Skip Maine state header navigation

Agencies | Online Services | Help

Skip First Level Navigation | Skip All Navigation

Home > About Shared Youth Vision

About Shared Youth Vision

Mission Overview: A Shared Vision for Youth
A Shared System of Services for Youth


  • 4,000 Maine teens not in school or not working (6%) (2007)
  • 15,000 young people ages 18-24 not attending school, not working, and no degree beyond high school (13%) (2006)
  • 1,141 youth reported homeless (2006) 2,187 youth in Maine Department of Health and Human Services care/custody (2008)
  • 210 youth in juvenile detention and correctional facilities (2006)
  • 7,767 juvenile arrests (2006)
  • 37,573 youth with disabilities (2004-05)
  • 196 youth aged out of foster care with no permanent family (2004)
  • 18,000 children under 18 years old in extreme poverty (2007)
  • 21,000 18-24 year olds in poverty (2007)

Maine youth – particularly those at highest risk and in transition – need a strong, coordinated system of youth services.

It is critical to understand how many and which youth listed within these populations are duplicates. We can not tell at this time.

Our Shared Youth Vision Mission

Serve as a catalyst at the state, tribal, regional, and local levels to create, strengthen and promote coordination, communication, and collaboration to support children through critical school-aged development and youth through their healthy and successful transition to higher education and/or meaningful workforce and adult roles and responsibilities.

Our Charge

  • Promote collaboration and improved communications among the various state agencies and community based partners.
  • Lead the effort to advise and address issues confronting youth ages 9-24 in transitions.
  • Guide the development and implementation of strategic plans.
  • Review all child/youth population needs with priority given to those youth in transition such as those impacted by the planned Dropout Prevention Summit July 27, 28, 2009.

Work We're Building On

Federal Shared Youth Vision Partnership Maine Children’s Cabinet Task Force to Engage Maine Youth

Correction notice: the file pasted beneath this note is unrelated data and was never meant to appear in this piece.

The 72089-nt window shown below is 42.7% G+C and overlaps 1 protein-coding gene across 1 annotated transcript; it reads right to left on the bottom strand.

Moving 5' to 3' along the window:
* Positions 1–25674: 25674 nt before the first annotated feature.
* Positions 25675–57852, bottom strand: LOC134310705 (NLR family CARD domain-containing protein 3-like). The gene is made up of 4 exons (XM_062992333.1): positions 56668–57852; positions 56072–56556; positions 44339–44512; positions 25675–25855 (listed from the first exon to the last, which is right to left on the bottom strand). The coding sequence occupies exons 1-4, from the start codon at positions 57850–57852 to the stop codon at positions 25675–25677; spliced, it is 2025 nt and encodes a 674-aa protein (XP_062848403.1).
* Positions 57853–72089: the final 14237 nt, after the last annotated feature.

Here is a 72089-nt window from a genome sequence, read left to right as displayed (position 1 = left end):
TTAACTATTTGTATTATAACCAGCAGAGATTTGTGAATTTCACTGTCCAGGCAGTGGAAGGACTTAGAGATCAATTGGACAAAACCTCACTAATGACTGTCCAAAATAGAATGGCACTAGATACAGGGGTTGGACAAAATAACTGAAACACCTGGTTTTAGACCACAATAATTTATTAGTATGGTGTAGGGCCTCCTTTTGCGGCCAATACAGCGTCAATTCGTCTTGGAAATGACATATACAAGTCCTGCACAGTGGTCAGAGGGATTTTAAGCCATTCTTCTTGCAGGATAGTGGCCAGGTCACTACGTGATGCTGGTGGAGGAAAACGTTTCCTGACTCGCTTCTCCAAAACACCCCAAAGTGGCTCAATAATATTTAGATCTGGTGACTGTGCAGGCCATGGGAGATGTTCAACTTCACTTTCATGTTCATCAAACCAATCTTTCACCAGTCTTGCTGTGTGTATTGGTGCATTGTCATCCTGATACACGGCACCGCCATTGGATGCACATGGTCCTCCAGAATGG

• Started in 2004 in response to the 2003 White House Task Force on Disadvantaged Youth Report.
  • Four initial federal partners. Now 14 agencies and departments.
  • 16 Pilot states. Now 29 states involved- including Maine’s SYV Council

    Department of Labor Regional Youth Forum
  • Works to coordinate approaches to delivery of services;
  • Establishes administrative priorities across departments/ agencies/ bureaus
  • Cabinet's current priorities: Early Childhood and Youth in Transition (9-24 yrs) ME SYV Council is a subcommittee of the Cabinet

    Maine Children's Cabinet
  • The Governor's charge was to review state and national research and data on the challenges and solutions and to create, by June 30, 2007, a collaborative plan identifying strategeies to engage Maine’s disengaged youth in school and work.
  • Made 5 recommendations which the Shared Youth Vision Council will promote and track

    Governor's Task Force to Engage Maine's Youth


Benefits for Partners of Maine Shared Youth Vision

  • Share and contribute to the vision for improved outcomes for youth
  • Build stronger partnerships that enhance your own organization’s or personal capacity to better serve youth
  • Listen to the challenges of youth
  • Imagine a better way of strengthening youth’s health, educational, life, and work experiences
  • Recommend action for change

How Maine Shared Youth Vision Will Work

  • 3 Co-Chairs
    • Hon. Michael Brennan, M.A., LCSW, Policy Associate, Muskie School of Public Service
    • Emanuel Pariser, Alternative Educational Consultant and Researcher, and Co-Founder the Community School, Camden, Maine
    • Elizabeth Warn, Executive Vice President, TD Bank North
  • Broad representation from federal, state, non-profit youth organizations, parents, youth …etc.
  • 3 Work Groups
    • Economic Security
    • Systems of Integration and Systems of Care
    • Preparation for Work and Education
  • Quarterly Meetings
  • Reports to the Maine Governor's Children’s Cabinet